Last night a number of friends e-mailed or texted me to share the news of Adam Schlesinger’s death. Schlesinger (as I’m sure you all know by now) was the co-founder of Fountains of Wayne with fellow Williams graduate Chris Collingwood. Named after a lawn ornament store in New Jersey, Fountains of Wayne also featured Jody Porter on lead guitar and Brian Young on drums. Together the foursome produced five exceptional albums of clever, infectious pop music between 1996-2011. Schlesinger’s talents and influence extended well beyond his own band to other projects including Ivy, Tinted Windows, and a multitude of songwriting projects for movie soundtracks like That Thing You Do, There’s Something About Mary, and Josie and the Pussycats, to name a few. Adam died yesterday at the age of 52, taking with him many years of music we will never get to hear.
One of my fondest memories of Fountains of Wayne is from 2013. The US was in the midst of a government shutdown and I was experiencing my first furlough as a USG employee along with several friends in the neighborhood. Word got around that Evan Dando from The Lemonheads, Soul Asylum and Fountains of Wayne were offering a special buy-one-get-one free ticket deal to their show at the 9:30 Club. It had been a while since I’d last seen the band perform, probably in support of their 2007 album Traffic and Weather. My good friend and long-time musical mentor Steve—who had the keen ear to sign the band twice(!); once to Atlantic Records in 1996 and a second time in 2002 to S-Curve Records where he was executive vice-president—had kindly finagled me onto the guest list at the 9:30 that night, even though the band was no longer on his label. In 2013, the two bands spent the tour alternating back and forth over time slots, and on October 9, Fountains of Wayne headlined the show. It would be the last time they ever played the 9:30 Club. Despite the enthusiastic, sold-out crowd, the band seemed a little tired and somewhat daunted following a surprisingly blistering set by Soul Asylum. They leaned heavily on Welcome Interstate Managers and only performed three songs from their latest, under appreciated release, Sky Full of Holes. Throughout the show, Collingwood kept teasing the audience with the opening chords to their mega-hit, “Stacy’s Mom,” and then stop and play something else. When they finally did give the audience what they wanted, it was an odd rendition of the song that didn’t sound much like the original recording or match its hit-song intensity. There was a tinge of reluctance to the performance, as if to say “We have so many other great songs and this is the one you clamor for incessantly? C’mon!” Don’t get me wrong. It was Fountains of Wayne, so even with a haze of malaise hanging in the air, the show was brilliant and fun. The perfect antidote to troubling times that added to a memorable evening, which stretched late into the night with many “furlough beers” consumed afterwards in several Columbia Heights watering holes; graciously chaperoned by my son, Andy.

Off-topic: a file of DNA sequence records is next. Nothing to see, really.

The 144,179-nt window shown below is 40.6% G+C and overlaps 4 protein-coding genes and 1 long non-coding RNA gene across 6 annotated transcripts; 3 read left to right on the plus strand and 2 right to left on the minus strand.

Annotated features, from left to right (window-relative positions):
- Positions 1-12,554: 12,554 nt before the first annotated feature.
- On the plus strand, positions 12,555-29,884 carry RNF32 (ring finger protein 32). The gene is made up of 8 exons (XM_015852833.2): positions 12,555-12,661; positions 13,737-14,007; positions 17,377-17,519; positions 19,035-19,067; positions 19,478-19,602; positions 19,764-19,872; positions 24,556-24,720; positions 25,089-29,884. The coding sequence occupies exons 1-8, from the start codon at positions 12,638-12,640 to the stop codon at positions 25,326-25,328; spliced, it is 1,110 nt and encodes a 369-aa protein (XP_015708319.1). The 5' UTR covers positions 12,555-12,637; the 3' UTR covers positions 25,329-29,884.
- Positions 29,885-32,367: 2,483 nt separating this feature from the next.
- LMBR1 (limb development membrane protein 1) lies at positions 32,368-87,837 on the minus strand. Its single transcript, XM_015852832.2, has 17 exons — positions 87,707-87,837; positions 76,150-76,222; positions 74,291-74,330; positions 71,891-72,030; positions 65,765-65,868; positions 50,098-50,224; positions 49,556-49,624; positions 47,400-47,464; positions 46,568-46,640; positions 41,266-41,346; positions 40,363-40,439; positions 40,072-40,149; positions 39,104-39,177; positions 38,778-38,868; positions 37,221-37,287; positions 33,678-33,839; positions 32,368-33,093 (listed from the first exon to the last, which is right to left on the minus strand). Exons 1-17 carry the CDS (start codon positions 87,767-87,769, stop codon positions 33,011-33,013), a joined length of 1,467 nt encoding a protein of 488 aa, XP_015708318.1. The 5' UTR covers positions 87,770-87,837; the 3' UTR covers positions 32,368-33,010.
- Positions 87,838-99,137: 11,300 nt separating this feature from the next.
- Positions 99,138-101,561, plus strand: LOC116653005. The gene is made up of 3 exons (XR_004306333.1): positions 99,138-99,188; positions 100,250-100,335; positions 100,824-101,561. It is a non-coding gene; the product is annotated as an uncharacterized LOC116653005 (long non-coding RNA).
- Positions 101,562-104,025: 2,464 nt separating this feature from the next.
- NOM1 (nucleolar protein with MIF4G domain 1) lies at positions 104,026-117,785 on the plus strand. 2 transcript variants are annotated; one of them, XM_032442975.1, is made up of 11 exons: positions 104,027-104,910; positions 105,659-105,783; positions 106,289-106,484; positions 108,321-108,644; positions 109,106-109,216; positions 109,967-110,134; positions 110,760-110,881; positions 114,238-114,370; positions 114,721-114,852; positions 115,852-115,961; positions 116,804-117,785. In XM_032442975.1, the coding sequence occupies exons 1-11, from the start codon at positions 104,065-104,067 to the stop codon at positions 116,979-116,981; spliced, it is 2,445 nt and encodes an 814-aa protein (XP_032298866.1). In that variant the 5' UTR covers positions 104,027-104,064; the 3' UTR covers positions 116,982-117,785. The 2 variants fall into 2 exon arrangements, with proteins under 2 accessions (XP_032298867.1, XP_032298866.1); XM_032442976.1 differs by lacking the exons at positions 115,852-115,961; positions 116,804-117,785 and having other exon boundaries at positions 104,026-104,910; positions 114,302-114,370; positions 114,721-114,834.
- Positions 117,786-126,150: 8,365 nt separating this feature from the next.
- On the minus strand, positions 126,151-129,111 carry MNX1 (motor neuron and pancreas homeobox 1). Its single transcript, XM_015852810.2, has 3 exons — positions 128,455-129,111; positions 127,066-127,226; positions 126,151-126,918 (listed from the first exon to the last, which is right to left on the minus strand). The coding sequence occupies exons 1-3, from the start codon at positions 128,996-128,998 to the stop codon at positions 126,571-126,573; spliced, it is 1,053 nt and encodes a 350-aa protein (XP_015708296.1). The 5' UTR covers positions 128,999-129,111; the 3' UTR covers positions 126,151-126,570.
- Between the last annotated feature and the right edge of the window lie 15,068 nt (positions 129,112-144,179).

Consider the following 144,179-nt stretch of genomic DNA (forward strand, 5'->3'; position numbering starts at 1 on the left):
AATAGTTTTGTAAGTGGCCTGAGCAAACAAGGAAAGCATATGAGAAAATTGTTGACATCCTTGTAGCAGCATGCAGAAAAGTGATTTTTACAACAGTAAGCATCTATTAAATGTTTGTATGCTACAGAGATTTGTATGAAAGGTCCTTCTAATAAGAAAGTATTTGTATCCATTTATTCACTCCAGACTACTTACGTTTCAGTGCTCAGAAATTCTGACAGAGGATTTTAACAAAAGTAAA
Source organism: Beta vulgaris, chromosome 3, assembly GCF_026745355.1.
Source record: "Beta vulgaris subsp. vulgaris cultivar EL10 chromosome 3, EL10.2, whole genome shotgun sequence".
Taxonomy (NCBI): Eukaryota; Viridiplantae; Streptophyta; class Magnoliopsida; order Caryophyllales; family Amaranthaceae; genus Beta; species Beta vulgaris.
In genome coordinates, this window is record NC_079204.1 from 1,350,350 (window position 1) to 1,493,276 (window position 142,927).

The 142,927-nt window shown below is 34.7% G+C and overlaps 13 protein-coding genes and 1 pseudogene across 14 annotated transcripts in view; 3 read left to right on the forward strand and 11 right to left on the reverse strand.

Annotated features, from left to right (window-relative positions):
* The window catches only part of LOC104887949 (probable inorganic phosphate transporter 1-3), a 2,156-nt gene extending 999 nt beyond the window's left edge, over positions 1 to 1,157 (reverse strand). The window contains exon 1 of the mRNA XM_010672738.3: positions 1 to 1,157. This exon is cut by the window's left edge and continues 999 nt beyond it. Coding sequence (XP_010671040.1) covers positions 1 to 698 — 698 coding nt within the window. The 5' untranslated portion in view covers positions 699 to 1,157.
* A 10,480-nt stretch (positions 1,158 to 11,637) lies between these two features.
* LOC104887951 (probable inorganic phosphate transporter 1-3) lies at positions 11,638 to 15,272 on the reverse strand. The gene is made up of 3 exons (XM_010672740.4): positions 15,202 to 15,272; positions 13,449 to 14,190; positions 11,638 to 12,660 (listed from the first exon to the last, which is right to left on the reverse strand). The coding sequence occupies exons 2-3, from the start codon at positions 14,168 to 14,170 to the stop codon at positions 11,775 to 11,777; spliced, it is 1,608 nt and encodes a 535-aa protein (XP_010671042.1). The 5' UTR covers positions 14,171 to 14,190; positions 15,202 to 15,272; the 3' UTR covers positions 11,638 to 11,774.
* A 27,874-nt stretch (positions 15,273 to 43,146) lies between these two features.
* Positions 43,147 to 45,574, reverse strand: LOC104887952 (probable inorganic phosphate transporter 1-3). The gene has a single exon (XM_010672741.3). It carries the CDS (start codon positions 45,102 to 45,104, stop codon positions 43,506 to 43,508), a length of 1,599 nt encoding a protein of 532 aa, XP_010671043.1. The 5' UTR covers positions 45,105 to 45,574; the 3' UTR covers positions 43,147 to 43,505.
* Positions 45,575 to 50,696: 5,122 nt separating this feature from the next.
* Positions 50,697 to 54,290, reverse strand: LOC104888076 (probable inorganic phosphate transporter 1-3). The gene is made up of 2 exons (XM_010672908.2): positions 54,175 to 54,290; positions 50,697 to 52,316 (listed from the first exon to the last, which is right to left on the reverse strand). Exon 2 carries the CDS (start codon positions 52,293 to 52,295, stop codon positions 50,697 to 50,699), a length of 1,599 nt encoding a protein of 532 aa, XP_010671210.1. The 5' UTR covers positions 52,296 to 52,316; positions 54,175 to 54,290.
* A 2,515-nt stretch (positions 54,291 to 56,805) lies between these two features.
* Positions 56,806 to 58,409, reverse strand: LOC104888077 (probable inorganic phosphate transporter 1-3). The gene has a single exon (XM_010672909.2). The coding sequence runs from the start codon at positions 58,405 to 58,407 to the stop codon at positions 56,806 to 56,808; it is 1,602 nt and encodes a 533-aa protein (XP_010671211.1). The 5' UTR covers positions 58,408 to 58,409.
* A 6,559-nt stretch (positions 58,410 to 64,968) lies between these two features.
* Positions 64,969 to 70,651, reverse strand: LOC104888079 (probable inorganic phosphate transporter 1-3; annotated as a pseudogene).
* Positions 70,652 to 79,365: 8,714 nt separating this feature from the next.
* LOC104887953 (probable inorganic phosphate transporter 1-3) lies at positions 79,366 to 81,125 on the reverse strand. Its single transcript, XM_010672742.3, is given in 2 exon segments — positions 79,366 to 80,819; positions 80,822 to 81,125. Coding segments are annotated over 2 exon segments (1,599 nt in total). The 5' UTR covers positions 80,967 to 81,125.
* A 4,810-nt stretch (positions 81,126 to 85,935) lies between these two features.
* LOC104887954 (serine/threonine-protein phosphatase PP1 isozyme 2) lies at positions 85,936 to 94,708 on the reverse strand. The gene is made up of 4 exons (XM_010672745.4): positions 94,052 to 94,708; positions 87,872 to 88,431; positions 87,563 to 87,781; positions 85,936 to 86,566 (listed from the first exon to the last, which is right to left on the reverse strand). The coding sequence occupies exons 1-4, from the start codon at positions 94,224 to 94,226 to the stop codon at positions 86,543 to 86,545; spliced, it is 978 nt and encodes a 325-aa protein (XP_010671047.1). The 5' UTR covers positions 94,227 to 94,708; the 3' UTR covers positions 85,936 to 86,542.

I am glad I got to see Fountains of Wayne that night, and I am sad I will never get to see them again. I am also downhearted and angry that we have lost a very talented musician at such a young age. That said, even though I have done it in the past, and I’m sure I will do it again in the future, I hate using this post to memorialize the dead. Did you know you can google “musicians who have died from the coronavirus?” That query, as of now, will serve up a long (growing) list that includes Adam Schlessinger; jazz pianist Ellis Marsalis Jr.; new wave pop singer Cristina; jazz trumpeter Wallace Rooney; and guitarist Alan Merrill (best known for writing “I Love Rock n’ Roll,” which Joan Jett covered and made a hit), to name a few. Do you know what you can’t google? “Fathers who have died from coronavirus.” “Mothers who have died from coronavirus.” “Teachers who have died from coronavirus.” “Nurse’s who have died from coronavirus.” “Best friends who have died from coronavirus.” Trust me, I don’t mean to belittle or dismiss any deaths this pandemic has perpetrated, but I do think it’s important to keep things in perspective as this terrible toll rises. Yes, by all means, honor the dead. Mourn their passing and celebrate their lives. I’m sure I will not be the only one working my way through their Fountains of Wayne catalog today. But I’m pretty sure Adam Schlesinger himself wouldn’t want anyone to make a bigger deal of his demise than any of his fellow human beings who have suffered the same cruel fate. This pandemic is indifferent to “celebrity status.” I think at the end of the day, we should be too. We are all in this thing together. And together most of us will see better days. I hope I haven’t offended. I only mean to offer some balanced perspective, and, of course, the Happy Medium Song of the Day which is Fountains of Wayne and an unexpected and apropos cover of the Kinks 1981 song “Better Things” from the 2002 release, This Is Where I Belong - The Songs of Ray Davies & The Kinks. You don’t need me to play you “Stacy’s Mom.” C’mon! (Please use the comments box to share your thoughts.)
1967 - 2020
1967 - 2020